Thirdmill Study Bible

Notes on Matthew 3:1-7:17

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John the Baptist - Matthew 3:1-17

The Gospel of Matthew is a biography about Jesus so every story is connected to him, though there are also some important secondary characters. John the Baptizer is one of the most important of these. This story introduces John and he will appear two more times in Matthew (Matt. 11:1-19; 14:1-12). In this story John is presented as a prophet who has come to prepare people for the Messiah's coming (Matt. 3:3), who preaches the same message of repentance because God's kingdom is coming to earth (Matt. 3:2; 4:17).

The Preparation for Ministry - Matthew 3:1-4:22

Chapters 3–4 are the second part (Matt. 3:1–4:22) of the overall introduction to Matthew's Gospel (Matt. 1:1–4:22), all of which describes who Jesus is and what he experienced in preparation for the beginning of his ministry.

Repent - Matthew 3:2

Repent. John's message is a call to reorient one's life. To repent is not primarily about an emotion of regret or guilt but a dedication of one's life in a new and deeper way toward God. John's message of repentance consists of turning away from patterns of life that are not aligned with God — the confession of one's sins (Matt. 3:6) — and turning toward God and his way of being and instructions — symbolized through the act of baptism (Matt. 3:6).

The kingdom of heaven is near – Matthew 3:2

The kingdom of heaven is near. Throughout Jesus' ministry his primary message is about God's kingdom that is coming from heaven to earth. The expression "kingdom of heaven" (as compared to the rest of the NT's "kingdom of God") is unique to Matthew. It has the same reference as the "kingdom of God" (Matt. 12:28; 19:24; 21:31, 43) — both referring to God fully and completely ruling over all of his creation — but "kingdom of heaven" more clearly contrasts the God who is in heaven with all of humanity on Earth (see Dan. 2:28; Isa. 55:9; Ps. 103:11), highlighting these two different realms while anticipating their reunification through Jesus' life, death, and resurrection (Matt. 6:9-10).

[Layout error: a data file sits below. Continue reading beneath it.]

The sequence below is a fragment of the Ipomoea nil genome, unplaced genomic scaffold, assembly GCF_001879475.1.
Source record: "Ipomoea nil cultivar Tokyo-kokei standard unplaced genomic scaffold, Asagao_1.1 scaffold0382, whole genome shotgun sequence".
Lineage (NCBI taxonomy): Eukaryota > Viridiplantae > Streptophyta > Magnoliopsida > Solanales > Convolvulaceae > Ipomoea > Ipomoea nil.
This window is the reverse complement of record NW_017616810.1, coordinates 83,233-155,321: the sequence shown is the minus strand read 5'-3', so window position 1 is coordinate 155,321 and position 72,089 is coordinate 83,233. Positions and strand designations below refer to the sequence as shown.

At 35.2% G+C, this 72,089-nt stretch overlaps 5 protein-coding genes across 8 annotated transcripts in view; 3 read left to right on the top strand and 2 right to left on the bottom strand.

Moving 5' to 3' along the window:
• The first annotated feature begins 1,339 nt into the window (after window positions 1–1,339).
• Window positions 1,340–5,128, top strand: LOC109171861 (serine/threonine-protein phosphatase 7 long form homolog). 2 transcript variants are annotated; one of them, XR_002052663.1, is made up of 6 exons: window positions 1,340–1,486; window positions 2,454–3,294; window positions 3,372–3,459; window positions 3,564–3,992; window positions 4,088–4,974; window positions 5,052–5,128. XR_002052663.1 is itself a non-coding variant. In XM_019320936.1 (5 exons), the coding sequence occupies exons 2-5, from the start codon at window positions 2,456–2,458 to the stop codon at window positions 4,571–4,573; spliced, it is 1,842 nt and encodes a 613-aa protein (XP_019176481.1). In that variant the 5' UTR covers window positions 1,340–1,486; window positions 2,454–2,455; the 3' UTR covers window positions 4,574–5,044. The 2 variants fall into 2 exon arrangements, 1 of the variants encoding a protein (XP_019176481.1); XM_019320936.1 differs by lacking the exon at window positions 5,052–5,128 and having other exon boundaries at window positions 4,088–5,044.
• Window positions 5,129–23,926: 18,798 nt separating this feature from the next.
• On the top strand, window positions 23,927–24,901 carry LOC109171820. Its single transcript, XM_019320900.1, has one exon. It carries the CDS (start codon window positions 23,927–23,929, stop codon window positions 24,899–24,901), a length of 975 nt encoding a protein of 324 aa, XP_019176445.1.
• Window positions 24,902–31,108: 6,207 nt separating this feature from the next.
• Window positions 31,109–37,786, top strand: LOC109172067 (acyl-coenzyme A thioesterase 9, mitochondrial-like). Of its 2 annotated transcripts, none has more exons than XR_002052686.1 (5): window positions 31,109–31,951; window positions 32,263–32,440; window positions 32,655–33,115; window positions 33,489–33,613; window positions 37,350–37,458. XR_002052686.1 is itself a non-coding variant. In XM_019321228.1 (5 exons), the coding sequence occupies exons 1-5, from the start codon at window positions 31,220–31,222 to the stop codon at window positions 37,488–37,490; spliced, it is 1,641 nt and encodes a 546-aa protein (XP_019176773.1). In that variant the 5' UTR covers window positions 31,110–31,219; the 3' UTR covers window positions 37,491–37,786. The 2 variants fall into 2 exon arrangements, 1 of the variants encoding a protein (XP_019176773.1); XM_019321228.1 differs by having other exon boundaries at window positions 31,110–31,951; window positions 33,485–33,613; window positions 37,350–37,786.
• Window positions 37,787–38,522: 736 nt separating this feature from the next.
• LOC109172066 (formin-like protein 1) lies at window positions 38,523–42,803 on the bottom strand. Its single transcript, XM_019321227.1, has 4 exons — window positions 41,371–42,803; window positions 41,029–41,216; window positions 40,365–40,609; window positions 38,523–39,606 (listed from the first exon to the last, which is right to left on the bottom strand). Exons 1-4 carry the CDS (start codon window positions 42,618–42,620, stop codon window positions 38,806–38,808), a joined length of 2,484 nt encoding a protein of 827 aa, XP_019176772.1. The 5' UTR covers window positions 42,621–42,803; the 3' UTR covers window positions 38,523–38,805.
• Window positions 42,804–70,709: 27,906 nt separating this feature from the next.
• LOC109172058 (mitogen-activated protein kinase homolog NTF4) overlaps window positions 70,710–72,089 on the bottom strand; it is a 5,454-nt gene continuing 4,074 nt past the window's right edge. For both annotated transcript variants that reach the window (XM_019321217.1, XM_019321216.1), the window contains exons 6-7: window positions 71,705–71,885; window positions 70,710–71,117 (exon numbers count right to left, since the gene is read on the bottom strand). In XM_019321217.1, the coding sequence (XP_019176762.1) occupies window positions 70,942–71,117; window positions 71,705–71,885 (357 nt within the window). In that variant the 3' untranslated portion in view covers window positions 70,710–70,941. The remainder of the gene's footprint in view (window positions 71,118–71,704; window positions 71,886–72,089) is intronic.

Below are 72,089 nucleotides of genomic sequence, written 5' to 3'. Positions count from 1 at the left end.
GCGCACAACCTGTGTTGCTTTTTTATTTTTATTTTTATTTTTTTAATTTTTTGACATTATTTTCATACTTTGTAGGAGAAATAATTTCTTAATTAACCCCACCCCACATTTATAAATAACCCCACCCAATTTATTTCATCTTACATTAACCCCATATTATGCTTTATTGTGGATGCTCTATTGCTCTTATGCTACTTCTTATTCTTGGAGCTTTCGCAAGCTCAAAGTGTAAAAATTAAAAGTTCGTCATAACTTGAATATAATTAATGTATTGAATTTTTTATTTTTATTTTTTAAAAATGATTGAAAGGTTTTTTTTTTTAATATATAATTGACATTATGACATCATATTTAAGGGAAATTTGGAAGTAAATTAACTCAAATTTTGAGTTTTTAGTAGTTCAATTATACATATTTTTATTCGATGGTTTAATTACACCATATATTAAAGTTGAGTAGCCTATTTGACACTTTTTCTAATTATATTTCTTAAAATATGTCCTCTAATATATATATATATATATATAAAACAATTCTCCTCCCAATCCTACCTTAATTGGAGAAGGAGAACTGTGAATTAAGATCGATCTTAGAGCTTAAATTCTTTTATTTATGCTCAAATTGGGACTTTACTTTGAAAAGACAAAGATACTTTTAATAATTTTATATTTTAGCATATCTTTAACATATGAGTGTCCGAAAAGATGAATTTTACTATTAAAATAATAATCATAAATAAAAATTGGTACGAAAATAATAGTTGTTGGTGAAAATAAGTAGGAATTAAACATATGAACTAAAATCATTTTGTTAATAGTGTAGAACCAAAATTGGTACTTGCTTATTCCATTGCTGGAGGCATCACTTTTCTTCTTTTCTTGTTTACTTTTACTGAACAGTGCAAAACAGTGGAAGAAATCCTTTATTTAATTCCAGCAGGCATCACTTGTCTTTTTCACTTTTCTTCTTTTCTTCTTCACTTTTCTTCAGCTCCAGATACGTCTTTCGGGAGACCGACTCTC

Bear fruit worthy of repentance - Matthew 3:8

Bear fruit worthy of repentance. John preached what Jesus taught, that true repentance is identifiable by its effects on one's heart and behavior (Matt. 7:21-23; 12:50; 21:28-32; see also Jam. 2:14-24). A healthy tree will produce healthy fruit. If not, this tree is useless and will be cut down (Matt. 3:10).

He who comes after me is mightier - Matthew 3:11

He who comes after me is mightier. Embodying his calling, John reminded his audience that even as a prophet (see Matt. 11:11) he is merely a messenger pointing to the one coming who is more than a prophet, God's own Son, Jesus. See WCF 27.3, 28.2; WLC 163, 177; WSC 91; BC 34; HC 69, 72.

Jesus' baptism - Matthew 3:13-17

An important part of Jesus' preparation for ministry as God's obedient Son, the model of one who does the will of God with a whole heart, was his submission to John's message of repentance and baptism. Through this act Jesus fulfills all righteousness, that is, he does God's will from the heart (Matt. 5:20; 12:50; 26:39). Jesus coming through the water of baptism and into the wilderness (Matt. 4:1-11) also symbolizes and connects Jesus' story with the exodus and the calling of Israel, God's people, out of Egypt in the promised land (Exod. 6:13; Exod. 14:21-22; Hos. 11:1). See WCF 2.3, 8.4, 11.3; WLC 9, 38, 40; BC 8, 9, 10; HC 25.

This is my beloved Son – Matthew 3:17

"This is my beloved Son. I am very pleased with him". Jesus as God's Son is central to Matthew's description of who Jesus is (Matt. 17:5; 21:33-46; 27:54). In Matt. 12:18 the same language is used to describe Jesus as God's Servant in fulfillment of Isa. 42:1-4. The voice coming from the heavens (cf. "the kingdom of the heavens") indicates this was God speaking. God the Father loves and is fully pleased with Jesus as the wholehearted and obedient Son. Jesus' sonship served as the basis for the devil's temptations of Jesus in the following story (Matt. 4:1-11) and for his authoritative teaching and actions throughout the rest of the Gospel (Matt. 7:28; 8:9; 9:6-8; 10:1; 21:23-27; 28:18).

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